Zero-emission London taxis road tested in the Arctic Circle
London Taxis have swapped the busy streets of England's capital for the icy conditions of the Arctic Circle, in order to monitor performance of new electric-engine versions of the vehicle.
The London Taxi Company (LTC) are keen to ensure that new prototypes of the electric taxis will perform to zero-emission standards in the harshest environmental conditions and are suitable for cities across the globe. The vehicles are being tested in icy areas of Norway and will soon be cooled and tested in refrigerators reaching -49°C in temperature.
The firm aspires to sell the vehicles across major polluted cities, including places such as Moscow which can reach -12°C in the winter months. The camouflaged cabs will also test driving and passenger experience in these conditions, with similar endurance tests set to take place in “extreme heat environments”.
LTC is a UK subsidiary of the Zhejiang Geely Holding Group (Geely). The Chinese firm previously raised $400m through Green Bonds priced on the offshore market in the Chinese automobile industry to support the development of the zero emission taxis.
The firm’s quality director Wolfram Liedtke revealed that testing would pave the way for production of the vehicles to commence in the UK.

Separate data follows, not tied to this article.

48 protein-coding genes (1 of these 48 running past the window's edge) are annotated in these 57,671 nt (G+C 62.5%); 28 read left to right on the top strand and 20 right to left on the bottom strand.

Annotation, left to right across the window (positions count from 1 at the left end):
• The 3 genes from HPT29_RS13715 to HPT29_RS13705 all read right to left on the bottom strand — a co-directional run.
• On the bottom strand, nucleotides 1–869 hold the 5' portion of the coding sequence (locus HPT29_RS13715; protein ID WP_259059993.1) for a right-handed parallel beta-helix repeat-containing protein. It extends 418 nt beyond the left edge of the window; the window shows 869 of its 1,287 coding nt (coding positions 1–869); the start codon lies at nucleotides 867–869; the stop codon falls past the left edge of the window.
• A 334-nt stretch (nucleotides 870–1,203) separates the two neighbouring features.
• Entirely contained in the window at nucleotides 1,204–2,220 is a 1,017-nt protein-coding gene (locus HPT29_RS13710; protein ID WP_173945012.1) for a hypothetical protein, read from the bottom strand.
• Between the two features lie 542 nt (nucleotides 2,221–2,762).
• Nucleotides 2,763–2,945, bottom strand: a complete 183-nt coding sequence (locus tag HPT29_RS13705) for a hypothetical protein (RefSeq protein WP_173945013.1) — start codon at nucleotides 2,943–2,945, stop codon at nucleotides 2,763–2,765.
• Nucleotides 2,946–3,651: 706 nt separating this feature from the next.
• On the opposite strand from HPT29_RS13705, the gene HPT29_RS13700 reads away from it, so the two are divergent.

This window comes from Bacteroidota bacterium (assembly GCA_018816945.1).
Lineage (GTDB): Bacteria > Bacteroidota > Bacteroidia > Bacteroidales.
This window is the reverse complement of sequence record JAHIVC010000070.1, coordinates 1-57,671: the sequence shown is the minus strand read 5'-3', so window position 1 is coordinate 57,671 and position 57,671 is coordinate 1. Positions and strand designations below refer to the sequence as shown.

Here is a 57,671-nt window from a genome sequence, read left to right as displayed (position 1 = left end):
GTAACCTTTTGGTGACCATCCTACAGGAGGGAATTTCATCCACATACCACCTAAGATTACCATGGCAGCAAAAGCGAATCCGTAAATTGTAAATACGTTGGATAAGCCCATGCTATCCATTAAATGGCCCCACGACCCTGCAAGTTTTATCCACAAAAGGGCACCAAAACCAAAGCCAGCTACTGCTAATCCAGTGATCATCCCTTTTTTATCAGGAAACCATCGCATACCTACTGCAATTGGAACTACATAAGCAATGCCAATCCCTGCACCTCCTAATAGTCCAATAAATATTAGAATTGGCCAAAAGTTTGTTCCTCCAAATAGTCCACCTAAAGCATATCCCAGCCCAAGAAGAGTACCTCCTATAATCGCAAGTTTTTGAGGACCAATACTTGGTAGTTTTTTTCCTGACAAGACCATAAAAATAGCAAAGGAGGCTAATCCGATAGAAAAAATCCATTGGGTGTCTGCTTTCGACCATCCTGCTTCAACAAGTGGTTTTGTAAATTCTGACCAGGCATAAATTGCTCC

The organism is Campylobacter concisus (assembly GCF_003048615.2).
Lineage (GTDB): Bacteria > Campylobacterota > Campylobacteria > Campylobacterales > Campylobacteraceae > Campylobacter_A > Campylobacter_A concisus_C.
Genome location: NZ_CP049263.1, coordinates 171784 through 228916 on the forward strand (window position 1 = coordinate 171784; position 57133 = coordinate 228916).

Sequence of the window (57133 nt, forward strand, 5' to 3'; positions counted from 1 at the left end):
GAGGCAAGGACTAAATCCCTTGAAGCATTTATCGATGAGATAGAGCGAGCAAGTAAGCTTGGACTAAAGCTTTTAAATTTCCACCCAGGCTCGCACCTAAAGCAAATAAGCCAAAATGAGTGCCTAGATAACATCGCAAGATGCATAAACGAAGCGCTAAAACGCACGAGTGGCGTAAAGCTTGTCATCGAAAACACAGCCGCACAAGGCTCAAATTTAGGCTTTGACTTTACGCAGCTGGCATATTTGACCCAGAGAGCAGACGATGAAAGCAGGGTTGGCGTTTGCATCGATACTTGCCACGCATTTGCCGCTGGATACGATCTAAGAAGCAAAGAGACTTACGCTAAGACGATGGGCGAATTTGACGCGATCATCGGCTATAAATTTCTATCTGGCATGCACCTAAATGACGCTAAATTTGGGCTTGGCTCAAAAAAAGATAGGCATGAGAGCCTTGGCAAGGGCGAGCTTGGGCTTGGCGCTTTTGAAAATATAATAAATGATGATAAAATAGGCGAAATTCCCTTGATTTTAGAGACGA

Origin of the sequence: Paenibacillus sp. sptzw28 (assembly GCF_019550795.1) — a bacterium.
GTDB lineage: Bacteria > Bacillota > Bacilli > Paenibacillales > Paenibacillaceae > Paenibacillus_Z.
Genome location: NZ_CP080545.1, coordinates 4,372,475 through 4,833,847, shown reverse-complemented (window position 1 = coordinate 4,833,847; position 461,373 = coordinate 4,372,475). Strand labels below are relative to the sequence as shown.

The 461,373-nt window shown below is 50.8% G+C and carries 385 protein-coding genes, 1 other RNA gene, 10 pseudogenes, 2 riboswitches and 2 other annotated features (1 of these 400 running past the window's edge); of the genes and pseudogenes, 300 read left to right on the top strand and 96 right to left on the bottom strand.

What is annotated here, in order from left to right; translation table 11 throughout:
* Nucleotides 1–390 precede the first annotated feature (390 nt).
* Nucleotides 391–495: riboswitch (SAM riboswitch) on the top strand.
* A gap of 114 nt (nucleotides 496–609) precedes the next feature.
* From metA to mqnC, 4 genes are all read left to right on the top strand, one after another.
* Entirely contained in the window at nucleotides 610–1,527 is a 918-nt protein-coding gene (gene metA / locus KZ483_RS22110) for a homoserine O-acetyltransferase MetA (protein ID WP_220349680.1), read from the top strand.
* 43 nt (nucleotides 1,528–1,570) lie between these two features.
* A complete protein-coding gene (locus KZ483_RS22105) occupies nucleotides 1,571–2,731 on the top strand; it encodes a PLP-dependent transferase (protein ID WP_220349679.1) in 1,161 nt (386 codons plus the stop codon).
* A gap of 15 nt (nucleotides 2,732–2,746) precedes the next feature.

“Our new taxi is being developed with two key engineering principles – quality and endurance, to meet the needs of the demanding taxi duty cycle,” Liedtke said. “We soon commit the product to series production at our all-new manufacturing facility in Ansty, near Coventry. It will be, without doubt, the highest quality and resilient product in London Taxi’s 98-year history.”
Once the extreme testing has been completed, and the product is deemed ready for sale, production could start at the new Ansty facility, which was backed with a £300m investment from Geely. The facility is expected to open in two weeks’ time.
A survey of nearly 1,200 cab drivers, conducted by LTC, found that 80% of them would support the switch to low or zero-emission vehicles for their work, although barriers over capital and infrastructure remain.
The LTC has already agreed to work with local government to improve the infrastructure for electric vehicles, pledging to introduce a minimum of 150 rapid charging stations by 2018 and 300 stations by 2020.
Transport for London (TfL) figures reveal that black taxis are accountable for around 15% of nitrogen oxide produced from traffic in London. Taxis are also accountable for a quarter of PM10s – soot like particles that the World Health Organisation (WHO) uses to measure air quality – from London traffic.
London Mayor Sadiq Khan has vowed to improve London’s air quality by rapidly phasing out of diesel buses and taxis, meaning that the new vehicles need to be able to drive without generating tailpipe emissions. Even though the new taxis are fitted with additional petrol motors to extend driving range, it is believed these taxis will comply with Khan’s vision.
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